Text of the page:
“Life’s a fragile thing…September 11 taught us that…For those of us who remain – all of us touched by that day, we need to find strength and hope in Christ, and to do the thing He asks us to do.” So states one of the main characters of Karen Kingsbury’s novel, Beyond Tuesday Morning, a heartwrenching look at the survivors of the greatest terrorist attack America has ever known.
Quite honestly, like most Americans, I had put the horror of 9/11 behind me. I had not forgotten – I don’t know how anyone could forget – but I did turn my thoughts away from the millions who struggled to move on with their lives.
Kingsbury’s novel takes us inside the mind and heart of Jaime, a firefighter’s widow who strives to move on with her life, even while she keeps herself trapped in the past. The novel is a sequel to One Tuesday Morning, a story that I did not read but eagerly look forward to, despite knowing how it ends. Three years after the loss of her husband, Jaime must determine whether to explore another relationship or remain faithful to her husband and none other.
Carefully, and with help from her daughter, her Heavenly Father, and her husband’s memory and scriptures, Jaime completes the grieving process. As she does so, she made me remember that even three years after the loss of the World Trade Center, families still struggled with the loss of spouses, parents, and children. Through Jaime, we see St. Paul’s chapel and many other grieving survivors, and my heart went out to them all. I cannot imagine the loss of my husband or children, especially in such an inexplicable, violent, public way.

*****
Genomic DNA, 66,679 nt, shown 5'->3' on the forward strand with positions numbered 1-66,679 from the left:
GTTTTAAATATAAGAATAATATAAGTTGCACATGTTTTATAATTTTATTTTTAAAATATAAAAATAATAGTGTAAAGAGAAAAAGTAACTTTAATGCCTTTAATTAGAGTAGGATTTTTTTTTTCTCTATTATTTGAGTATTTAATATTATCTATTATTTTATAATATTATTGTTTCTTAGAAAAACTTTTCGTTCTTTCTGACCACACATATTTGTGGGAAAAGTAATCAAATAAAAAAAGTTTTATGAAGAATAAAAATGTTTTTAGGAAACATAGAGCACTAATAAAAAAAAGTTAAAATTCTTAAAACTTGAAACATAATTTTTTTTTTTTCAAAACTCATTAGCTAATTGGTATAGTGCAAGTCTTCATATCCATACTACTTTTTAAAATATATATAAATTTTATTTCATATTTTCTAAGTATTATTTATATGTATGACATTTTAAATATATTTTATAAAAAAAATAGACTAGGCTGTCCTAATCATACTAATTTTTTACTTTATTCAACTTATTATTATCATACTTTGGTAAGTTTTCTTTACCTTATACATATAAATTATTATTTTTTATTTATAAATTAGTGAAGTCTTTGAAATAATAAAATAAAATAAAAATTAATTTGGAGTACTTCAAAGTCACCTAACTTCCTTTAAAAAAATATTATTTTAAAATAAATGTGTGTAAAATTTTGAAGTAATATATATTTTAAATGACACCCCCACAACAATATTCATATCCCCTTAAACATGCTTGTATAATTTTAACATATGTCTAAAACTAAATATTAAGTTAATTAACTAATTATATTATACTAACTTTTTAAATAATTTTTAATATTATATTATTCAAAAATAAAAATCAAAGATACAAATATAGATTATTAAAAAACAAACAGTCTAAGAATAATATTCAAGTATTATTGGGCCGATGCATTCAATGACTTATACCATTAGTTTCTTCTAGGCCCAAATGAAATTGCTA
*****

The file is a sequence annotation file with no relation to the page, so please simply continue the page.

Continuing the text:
Kingsbury deals with a very personal situation in a sensitive and caring manner. I found Jaime’s struggle, her back-and-forth conflict, realistic and heart-rending. At the same time, her faith in Christ touched me. I appreciated seeing her, so strong in faith, going through such struggles because it is gratifying to know that struggling to understand does not equal a loss of faith. Jaime maintains her faith even as she works through her grieving process, and ultimately, following the her lost husband’s admonition, she chooses life over death.
There were a few nitpicky complaints I had – I wondered why Jaime didn’t work, for instance, and didn’t learn the answer until after the novel was 2/3rds of the way complete. I assume that was covered in the previous story, but it still made me wonder. Also, I thought the addition of a only a few words – ‘it sounded like’ or ‘she thought he said’ – when Clay gave his name would have saved on a little confusion.
That said, these were the only faults I found with the story, and they are very minor indeed. The story gripped me and drew me in, keeping me up reading all night. The next book I intend to get ahold of is One Tuesday Morning, followed by basically every other book Kingsbury has published thus far. Despite putting me in tears three or four times – or perhaps because of it – this was one of the best books I have read in some time, and I look forward to a repeat performance.